Leica New Leica Mono coming soon???

VINCETAN

Top Veteran
Pure speculation on my part but I expect the EVF to be the same as the M 240. I don't think it makes economic sense for them to change anything right now for the Mono since the volume is probably way to low. I just hope the next version of the M will be a little less bulky. Funny also that they included video in the mono.
 

Amin

Hall of Famer
I inquired about trading in my M240 for the new Mono. They offered me $3500 value for my M240. Not enough for me to want to make the jump, but I am tempted. The samples look really great IMO.
 
I would like to see some samples with Lens detection turned off, would like a measure of the vignetting that occurs using the CMOS detector. Of course one of my first jobs at the Lab was writing software that produced radiometrically calibrated data from digital sensors. In 1981. Before that, it was doing the same from scanned film images. Scanners were big, think a room with a computer with tape drive. You learn to appreciate sensor uniformity.
 

asiafish

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Andrew
I HIGHLY doubt the EVF-4 is supported as it would require new firmware. If it is, we should see new M240 firmware shortly, and with any luck, new X Vario firmware.

Even if the X Vario is updated I doubt I would spring for the better EVF. The VF-2 is nothing special, but it does what its supposed to and its paid for. I'd rather put the money toward another lens.
 
The EVF-4 would require new firmware and a new chipset for the hardware interface. Think of it kind of like USB3 vs USB2. It would not be hard.

I'll bet the next digital M comes out before the end of 2015 and supports a higher resolution EVF. Personally, I would have skipped the M246 and brought out a new color and monochrome camera with the next update. In the long run, would be easier to maintain replacement parts and firmware.
 

VINCETAN

Top Veteran
I inquired about trading in my M240 for the new Mono. They offered me $3500 value for my M240. Not enough for me to want to make the jump, but I am tempted. The samples look really great IMO.

Wow, that is a big hit. I think you can sell the M 240 pretty quickly at around $4K.

As much as it is tempting, I am more tempted in the old Mono. At round $4.5K, the price is right and still a great camera.
 
The new M246 is limited to using the EVF2. That is a 5 year old EVF.

I am sure the new camera will deliver some beautiful images. As an Engineer, I'm disappointed that Leica did not wait until the next update of the M platform and offer it in color and monochrome. As a customer- Within a year, the comparison will be between the M246 monochrome and the next generation color camera. As someone that has worked with imaging sensors for a very long time: it would have been easy to design the next sensor with both color and monochrome versions. Firmware: even easier.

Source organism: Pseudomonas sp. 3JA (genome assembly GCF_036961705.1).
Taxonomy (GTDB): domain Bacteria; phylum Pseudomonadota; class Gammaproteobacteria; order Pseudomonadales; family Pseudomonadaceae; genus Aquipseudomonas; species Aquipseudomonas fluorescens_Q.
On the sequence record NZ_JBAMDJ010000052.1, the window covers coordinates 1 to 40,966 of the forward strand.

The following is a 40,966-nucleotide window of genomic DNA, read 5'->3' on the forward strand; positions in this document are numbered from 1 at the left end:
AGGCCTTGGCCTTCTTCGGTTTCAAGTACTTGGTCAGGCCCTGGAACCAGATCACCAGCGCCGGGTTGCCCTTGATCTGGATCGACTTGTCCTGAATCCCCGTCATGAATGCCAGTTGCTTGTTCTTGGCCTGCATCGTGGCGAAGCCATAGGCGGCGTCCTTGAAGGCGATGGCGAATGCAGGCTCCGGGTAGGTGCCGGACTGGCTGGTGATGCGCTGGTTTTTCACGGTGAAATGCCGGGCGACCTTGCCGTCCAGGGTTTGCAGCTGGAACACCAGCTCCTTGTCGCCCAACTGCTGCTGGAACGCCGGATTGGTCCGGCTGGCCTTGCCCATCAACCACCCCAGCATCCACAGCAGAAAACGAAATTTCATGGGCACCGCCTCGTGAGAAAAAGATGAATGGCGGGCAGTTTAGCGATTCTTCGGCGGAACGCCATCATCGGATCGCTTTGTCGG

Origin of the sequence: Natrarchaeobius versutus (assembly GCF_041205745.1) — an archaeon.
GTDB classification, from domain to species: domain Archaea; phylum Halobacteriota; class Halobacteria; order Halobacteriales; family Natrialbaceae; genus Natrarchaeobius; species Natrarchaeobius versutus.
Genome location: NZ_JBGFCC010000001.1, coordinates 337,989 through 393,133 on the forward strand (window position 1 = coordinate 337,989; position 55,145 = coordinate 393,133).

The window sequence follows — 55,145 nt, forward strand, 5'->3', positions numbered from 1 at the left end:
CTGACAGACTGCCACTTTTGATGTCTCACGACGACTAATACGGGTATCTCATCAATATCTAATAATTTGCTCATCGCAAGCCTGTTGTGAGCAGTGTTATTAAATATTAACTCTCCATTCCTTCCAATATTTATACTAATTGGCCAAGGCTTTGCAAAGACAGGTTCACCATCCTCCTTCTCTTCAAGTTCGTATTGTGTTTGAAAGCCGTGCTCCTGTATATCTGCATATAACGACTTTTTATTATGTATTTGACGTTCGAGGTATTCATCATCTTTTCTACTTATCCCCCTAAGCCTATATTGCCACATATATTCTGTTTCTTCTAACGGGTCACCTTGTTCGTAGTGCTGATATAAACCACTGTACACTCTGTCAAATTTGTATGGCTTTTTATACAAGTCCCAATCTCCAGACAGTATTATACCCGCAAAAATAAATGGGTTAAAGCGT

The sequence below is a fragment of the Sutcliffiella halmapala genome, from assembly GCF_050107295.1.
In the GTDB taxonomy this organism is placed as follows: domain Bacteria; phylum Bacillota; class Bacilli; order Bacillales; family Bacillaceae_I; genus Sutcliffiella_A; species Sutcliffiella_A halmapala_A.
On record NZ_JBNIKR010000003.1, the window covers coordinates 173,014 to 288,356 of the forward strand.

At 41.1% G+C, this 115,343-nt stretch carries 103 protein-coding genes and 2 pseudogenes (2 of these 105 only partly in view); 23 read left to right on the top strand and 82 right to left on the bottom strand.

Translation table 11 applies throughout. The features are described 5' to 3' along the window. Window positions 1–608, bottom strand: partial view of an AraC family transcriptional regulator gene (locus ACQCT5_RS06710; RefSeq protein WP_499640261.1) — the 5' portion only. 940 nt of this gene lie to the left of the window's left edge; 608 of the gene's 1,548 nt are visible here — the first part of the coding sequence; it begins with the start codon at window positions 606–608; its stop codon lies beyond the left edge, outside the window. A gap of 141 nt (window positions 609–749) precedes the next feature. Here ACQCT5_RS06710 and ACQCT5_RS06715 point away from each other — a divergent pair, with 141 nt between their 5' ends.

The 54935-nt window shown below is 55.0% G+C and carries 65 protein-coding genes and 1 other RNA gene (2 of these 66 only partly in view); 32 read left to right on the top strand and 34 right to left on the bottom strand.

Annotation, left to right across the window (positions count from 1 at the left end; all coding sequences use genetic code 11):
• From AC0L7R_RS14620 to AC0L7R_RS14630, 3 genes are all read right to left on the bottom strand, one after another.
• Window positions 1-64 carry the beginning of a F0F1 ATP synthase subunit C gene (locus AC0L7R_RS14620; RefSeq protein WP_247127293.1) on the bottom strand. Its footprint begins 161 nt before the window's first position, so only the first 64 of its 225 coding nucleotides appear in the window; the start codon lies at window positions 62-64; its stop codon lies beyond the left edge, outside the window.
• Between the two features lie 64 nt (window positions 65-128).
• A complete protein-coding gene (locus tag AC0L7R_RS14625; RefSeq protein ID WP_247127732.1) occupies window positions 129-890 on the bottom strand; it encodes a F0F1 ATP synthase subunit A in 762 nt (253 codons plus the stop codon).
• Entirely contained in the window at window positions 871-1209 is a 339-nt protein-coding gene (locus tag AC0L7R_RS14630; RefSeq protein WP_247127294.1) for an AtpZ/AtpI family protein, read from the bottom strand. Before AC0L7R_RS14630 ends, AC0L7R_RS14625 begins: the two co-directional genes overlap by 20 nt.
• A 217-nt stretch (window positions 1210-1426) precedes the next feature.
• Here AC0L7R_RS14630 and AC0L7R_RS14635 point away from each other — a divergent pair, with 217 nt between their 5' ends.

Thinking about this camera- The first M Monochrom was the M9 in monochrome, with a lot of work going into improving noise and uniformity. I'll have to printout some out the sensor characteristics that the M9 and M Monochrom store in the DNG file.

The first one was testing the waters to see how well the camera would be received, and it had a lot of "Naysayers" that were converted over when they saw the results.

The new camera is the M240 which is about to be replaced. The M246 is "old" right out of the gate. The M240 and M246 use a 5 year old EVF. We can assume the new color M will be use something closer to the EVF4, if not better. The CMOSIS sensor has shown flaws with banding at High ISO, and the early reviews already mention banding in the cameras given for test. Leica has lost an opportunity to bring out the next camera with color and monochrome versions in sync with each other; the same model camera offered with Color and Monochrome. Like Kodak did: a DCS460c and a DCS460m, DCS200c and DCS200m, etc. I've given up on an M250ir.

I'm happy with my M Monochrom. I know the camera and the sensor, get highly uniform results (no banding) at ISO 10,000. This is native to the sensor.
 

asiafish

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Andrew
My guess is the next color M (and a three years from now the next Monochrom) will use the Visoflex 020 from theeica T and X. The 020 is a fully modern EVF with 2.4 MP resolution and built in GPS.

Only other possibility is hybrid EVF a la Fuji.
 

Amin

Hall of Famer
Brian, the new Monochrom has banding issues?

Vince, where can one buy the first Monochrom for around $4500?
 
Jono Slack mentions that banding is a possibility at high ISO.

But this thread on the Leica users forum-

http://www.l-camera-forum.com/topic/244450-monochrom-m246-dng-technical-analysis/

States that the M246 uses 12-bits per sample. The file size of 34.5MBytes for uncompressed 24MPixel files also backs this up; the M240 uses 48MBytes per uncompressed image.